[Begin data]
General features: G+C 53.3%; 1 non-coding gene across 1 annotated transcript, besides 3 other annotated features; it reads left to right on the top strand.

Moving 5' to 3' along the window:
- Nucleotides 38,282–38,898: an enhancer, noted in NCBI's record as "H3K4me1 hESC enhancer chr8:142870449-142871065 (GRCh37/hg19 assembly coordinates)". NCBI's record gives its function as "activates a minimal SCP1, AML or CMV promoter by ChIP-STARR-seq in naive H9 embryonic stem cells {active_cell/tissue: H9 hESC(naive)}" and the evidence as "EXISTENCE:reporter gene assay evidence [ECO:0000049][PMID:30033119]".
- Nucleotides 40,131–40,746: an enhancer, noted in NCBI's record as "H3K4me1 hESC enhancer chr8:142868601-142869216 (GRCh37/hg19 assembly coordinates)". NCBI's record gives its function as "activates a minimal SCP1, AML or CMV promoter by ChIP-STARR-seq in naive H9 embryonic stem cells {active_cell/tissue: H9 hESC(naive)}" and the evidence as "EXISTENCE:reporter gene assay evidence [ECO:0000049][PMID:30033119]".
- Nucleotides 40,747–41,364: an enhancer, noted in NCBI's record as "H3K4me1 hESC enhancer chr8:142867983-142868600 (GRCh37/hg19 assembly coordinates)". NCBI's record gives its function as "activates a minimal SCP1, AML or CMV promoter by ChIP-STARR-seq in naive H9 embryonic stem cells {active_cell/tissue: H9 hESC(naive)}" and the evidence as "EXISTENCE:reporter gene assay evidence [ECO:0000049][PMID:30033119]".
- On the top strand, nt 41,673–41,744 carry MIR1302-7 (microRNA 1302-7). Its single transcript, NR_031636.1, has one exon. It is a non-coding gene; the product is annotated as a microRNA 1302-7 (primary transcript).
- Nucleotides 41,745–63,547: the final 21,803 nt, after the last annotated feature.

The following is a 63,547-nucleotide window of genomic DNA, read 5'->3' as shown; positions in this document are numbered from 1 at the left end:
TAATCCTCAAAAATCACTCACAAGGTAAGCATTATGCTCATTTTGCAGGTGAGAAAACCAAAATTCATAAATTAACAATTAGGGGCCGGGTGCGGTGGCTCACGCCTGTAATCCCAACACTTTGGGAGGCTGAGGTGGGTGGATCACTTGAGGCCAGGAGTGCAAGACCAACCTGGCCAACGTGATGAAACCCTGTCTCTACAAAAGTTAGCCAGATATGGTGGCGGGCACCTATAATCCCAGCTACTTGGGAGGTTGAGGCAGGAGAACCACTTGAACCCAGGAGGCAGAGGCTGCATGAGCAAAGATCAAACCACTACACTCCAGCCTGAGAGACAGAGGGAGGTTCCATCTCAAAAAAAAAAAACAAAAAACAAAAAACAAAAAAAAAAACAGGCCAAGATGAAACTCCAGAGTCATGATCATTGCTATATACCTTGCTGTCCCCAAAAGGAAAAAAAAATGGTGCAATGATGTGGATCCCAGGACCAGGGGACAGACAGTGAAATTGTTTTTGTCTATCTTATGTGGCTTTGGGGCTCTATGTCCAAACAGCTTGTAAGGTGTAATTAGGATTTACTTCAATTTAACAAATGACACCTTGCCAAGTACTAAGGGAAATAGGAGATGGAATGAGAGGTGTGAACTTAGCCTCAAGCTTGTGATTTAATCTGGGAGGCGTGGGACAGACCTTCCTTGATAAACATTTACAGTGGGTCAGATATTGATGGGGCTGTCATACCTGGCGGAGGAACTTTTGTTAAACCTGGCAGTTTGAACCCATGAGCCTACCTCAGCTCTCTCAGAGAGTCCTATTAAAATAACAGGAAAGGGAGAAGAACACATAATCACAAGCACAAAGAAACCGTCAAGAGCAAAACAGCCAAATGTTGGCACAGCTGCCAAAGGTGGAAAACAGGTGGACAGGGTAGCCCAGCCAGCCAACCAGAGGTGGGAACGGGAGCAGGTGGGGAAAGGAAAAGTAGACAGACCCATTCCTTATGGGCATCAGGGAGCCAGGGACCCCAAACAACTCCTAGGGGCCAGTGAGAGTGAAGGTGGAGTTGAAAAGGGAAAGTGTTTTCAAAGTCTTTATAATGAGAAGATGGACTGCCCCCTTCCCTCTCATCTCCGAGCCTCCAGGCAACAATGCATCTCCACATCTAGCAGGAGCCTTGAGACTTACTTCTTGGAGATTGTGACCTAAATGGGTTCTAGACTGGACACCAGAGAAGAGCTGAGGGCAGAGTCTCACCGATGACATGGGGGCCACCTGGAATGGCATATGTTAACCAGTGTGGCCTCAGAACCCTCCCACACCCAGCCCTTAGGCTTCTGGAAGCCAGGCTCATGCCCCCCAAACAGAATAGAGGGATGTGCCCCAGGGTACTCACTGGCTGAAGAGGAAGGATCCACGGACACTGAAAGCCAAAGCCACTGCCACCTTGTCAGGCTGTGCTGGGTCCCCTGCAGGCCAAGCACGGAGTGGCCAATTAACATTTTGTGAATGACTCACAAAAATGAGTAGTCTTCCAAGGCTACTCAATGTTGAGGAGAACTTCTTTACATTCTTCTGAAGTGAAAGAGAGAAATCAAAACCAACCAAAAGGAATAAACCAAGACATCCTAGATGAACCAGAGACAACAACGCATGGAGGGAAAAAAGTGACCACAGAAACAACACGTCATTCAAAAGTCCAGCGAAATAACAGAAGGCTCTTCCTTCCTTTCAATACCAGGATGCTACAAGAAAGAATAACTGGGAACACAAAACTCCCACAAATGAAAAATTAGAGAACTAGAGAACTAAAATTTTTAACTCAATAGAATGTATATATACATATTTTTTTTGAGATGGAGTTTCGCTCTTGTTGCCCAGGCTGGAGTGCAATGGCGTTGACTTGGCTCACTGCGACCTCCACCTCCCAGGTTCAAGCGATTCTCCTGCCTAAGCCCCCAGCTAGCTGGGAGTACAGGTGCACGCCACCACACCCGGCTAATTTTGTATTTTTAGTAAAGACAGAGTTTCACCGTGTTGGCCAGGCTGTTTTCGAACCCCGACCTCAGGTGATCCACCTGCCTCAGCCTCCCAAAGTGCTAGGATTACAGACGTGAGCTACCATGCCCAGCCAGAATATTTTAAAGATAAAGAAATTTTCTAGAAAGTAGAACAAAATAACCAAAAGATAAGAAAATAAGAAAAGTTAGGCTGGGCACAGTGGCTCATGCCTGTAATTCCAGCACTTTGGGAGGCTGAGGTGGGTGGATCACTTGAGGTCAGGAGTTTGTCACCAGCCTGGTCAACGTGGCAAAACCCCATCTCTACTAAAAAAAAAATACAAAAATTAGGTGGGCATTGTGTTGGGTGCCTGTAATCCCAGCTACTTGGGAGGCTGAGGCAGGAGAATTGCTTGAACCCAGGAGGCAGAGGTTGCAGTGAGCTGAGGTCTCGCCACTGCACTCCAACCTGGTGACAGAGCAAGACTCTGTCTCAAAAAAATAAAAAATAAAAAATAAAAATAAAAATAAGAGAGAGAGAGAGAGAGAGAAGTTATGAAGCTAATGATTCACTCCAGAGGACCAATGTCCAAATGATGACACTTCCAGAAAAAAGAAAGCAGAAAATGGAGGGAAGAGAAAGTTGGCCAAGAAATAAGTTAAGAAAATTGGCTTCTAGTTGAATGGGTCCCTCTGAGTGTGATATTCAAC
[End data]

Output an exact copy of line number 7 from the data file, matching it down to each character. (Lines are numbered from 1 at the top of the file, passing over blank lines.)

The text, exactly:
- Nucleotides 41,745–63,547: the final 21,803 nt, after the last annotated feature.